Thursday, 12 March 2009

First negotiations + some initial demands are met

We left our meeting today with relative optimism. Some demands have been met, and others now have a timetabled course of action which we see as progress. The meeting was long, detailed and we felt we conducted it on our terms. We chaired the discussion and nominated negotiators to do most of the talking although 14 members of our group were present and able to contribute.

It is worth noting that Pro-VC for Exchanges Paul Younger was personally impressed by our action and encouraged that there was 'finally' student activism at Newcastle University. Like Dr. Trottier, he has knowledge of Palestine and has lead 'capacity building' projects in the West Bank and Gaza and seemed genuinely interested in our demands. Dr. Trottier expressed that she was 'glad that we took political action'. Similarly, John Hogan admitted that (although he does not support direct action against the university)'the occupation did increase our awareness' of legitimate issues and ultimately made this meeting possible.

And, in an act of good-will, John Hogan bought us all lunch.

The result of the meeting was verbally decided actions on all of our demands (some met, some not yet), which will be written and sent to us by the University representatives within 5 working days. Because that document will be more detailed and published here, it is not worth writing at length about the discussions. The basic points on all our demands (and the action we anticipate) are noted as follows:

1: Newcastle University to issue a statement - demand met:

We demanded that the university issue a public statement in support of Gaza and recognising the humanitarian crisis that the people of Gaza are now facing. We asked Newcastle University to issue a statement similar to Oxford University's statement because we share a VC with Oxford. We though drawing this parallel would be persuasive, but it turned out not to be. The University representatives will issue a statement. A draft of the wording of this will be sent to us before hand, within 5 working days. Following discussions this afternoon about the University's refusal to be 'political' on the issue of Israel and Palestine because of its status as an 'educational charity'. We did not think this was a sufficient excuse, particularly as under the Charities Act of 2005, charities can align themselves politically. We demanded in addition that the statement acknowledge an internationally recognised body, such as the UN, which supports an investigation into Israel's action on Gaza with respect to international law. They accepted this.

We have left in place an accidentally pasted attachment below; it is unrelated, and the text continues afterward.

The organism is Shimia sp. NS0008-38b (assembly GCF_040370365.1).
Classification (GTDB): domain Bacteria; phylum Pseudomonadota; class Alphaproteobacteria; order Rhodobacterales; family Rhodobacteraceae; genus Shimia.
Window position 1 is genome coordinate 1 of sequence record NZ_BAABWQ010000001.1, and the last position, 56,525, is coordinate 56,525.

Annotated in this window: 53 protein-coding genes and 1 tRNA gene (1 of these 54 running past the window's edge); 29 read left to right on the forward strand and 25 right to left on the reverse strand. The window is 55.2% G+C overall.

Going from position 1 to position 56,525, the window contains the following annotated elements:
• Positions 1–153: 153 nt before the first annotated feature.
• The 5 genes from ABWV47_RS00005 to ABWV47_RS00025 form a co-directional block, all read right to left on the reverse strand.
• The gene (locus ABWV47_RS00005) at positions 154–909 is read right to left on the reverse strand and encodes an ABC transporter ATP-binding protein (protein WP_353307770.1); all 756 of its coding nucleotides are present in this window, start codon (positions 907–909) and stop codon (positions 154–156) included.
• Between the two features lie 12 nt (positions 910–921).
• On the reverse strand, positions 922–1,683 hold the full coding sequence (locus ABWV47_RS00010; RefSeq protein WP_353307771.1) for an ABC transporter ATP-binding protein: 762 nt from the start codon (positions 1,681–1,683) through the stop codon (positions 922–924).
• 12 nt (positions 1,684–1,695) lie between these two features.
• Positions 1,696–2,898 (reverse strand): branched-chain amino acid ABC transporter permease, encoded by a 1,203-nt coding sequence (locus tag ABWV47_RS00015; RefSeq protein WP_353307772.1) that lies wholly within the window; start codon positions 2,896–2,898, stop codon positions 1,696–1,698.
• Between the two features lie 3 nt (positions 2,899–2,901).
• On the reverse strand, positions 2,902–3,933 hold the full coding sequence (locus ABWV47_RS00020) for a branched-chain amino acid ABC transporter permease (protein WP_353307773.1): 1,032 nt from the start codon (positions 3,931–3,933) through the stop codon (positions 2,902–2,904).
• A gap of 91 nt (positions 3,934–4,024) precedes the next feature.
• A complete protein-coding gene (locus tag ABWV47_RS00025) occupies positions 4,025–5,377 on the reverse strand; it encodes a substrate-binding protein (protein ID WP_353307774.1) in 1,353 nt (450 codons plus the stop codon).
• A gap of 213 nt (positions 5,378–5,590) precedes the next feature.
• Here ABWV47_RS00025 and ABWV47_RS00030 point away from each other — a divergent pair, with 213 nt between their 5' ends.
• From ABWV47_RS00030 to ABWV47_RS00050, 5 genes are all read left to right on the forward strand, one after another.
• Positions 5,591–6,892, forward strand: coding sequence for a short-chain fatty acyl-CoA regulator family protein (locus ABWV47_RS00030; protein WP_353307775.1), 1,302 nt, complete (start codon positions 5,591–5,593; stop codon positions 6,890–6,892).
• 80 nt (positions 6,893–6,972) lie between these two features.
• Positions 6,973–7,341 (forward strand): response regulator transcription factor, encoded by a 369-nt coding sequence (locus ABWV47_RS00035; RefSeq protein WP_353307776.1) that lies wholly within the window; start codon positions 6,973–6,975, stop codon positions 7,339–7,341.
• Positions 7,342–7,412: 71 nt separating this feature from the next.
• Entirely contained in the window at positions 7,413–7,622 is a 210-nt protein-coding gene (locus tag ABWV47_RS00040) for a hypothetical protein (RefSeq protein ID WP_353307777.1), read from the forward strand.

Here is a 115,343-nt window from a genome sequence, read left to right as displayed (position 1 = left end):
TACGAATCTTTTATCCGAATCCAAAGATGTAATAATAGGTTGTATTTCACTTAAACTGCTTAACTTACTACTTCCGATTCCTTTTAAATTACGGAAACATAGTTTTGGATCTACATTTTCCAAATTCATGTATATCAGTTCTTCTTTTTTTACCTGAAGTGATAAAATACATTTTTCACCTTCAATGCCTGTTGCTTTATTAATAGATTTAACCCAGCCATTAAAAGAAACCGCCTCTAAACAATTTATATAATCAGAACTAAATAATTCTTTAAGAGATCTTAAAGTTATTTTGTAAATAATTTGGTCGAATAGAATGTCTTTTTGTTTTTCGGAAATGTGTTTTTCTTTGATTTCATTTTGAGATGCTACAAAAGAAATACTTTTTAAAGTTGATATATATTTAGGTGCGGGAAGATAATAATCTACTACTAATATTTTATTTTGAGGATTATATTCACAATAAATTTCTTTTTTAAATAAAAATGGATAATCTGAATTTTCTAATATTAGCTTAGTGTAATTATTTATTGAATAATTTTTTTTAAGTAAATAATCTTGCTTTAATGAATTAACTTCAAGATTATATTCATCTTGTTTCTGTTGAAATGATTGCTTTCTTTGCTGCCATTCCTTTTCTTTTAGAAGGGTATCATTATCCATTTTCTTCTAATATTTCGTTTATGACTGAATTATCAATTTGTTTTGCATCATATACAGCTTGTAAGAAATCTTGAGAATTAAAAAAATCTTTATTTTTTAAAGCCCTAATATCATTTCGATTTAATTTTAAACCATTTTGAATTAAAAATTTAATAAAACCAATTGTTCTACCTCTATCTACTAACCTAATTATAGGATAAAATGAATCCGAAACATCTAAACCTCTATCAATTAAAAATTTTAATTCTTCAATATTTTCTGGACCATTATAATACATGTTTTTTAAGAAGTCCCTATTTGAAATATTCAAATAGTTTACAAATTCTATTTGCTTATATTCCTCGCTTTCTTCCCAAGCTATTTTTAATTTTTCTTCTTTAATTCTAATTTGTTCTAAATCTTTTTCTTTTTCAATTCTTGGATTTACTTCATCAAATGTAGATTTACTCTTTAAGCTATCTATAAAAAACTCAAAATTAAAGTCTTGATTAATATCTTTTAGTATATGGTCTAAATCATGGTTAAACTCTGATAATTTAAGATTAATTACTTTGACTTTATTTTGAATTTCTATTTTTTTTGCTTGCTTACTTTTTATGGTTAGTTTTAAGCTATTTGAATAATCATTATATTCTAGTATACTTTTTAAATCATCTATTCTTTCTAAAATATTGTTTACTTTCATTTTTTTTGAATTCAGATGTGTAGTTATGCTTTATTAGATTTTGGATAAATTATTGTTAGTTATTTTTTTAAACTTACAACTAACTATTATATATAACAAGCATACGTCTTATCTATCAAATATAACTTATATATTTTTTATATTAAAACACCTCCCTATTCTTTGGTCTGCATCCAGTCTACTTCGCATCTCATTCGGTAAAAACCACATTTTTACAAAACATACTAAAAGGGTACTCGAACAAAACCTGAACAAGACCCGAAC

2: Newcastle University will facilitate us bringing the issue of arms investments to the finance council - demand not met, but action will be taken to facilitate a process: